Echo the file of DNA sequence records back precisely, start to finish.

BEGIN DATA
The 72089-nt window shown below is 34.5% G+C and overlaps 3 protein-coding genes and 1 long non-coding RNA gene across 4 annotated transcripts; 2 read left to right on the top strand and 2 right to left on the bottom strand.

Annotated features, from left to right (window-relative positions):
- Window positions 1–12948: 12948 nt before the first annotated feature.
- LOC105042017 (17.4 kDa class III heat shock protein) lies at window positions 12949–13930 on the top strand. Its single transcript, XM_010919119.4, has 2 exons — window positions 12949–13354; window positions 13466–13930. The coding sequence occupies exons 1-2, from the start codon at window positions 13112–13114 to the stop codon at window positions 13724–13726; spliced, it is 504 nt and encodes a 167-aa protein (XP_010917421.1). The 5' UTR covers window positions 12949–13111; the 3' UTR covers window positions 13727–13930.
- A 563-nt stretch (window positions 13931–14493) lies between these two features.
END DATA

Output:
The 72089-nt window shown below is 34.5% G+C and overlaps 3 protein-coding genes and 1 long non-coding RNA gene across 4 annotated transcripts; 2 read left to right on the top strand and 2 right to left on the bottom strand.

Annotated features, from left to right (window-relative positions):
- Window positions 1–12948: 12948 nt before the first annotated feature.
- LOC105042017 (17.4 kDa class III heat shock protein) lies at window positions 12949–13930 on the top strand. Its single transcript, XM_010919119.4, has 2 exons — window positions 12949–13354; window positions 13466–13930. The coding sequence occupies exons 1-2, from the start codon at window positions 13112–13114 to the stop codon at window positions 13724–13726; spliced, it is 504 nt and encodes a 167-aa protein (XP_010917421.1). The 5' UTR covers window positions 12949–13111; the 3' UTR covers window positions 13727–13930.
- A 563-nt stretch (window positions 13931–14493) lies between these two features.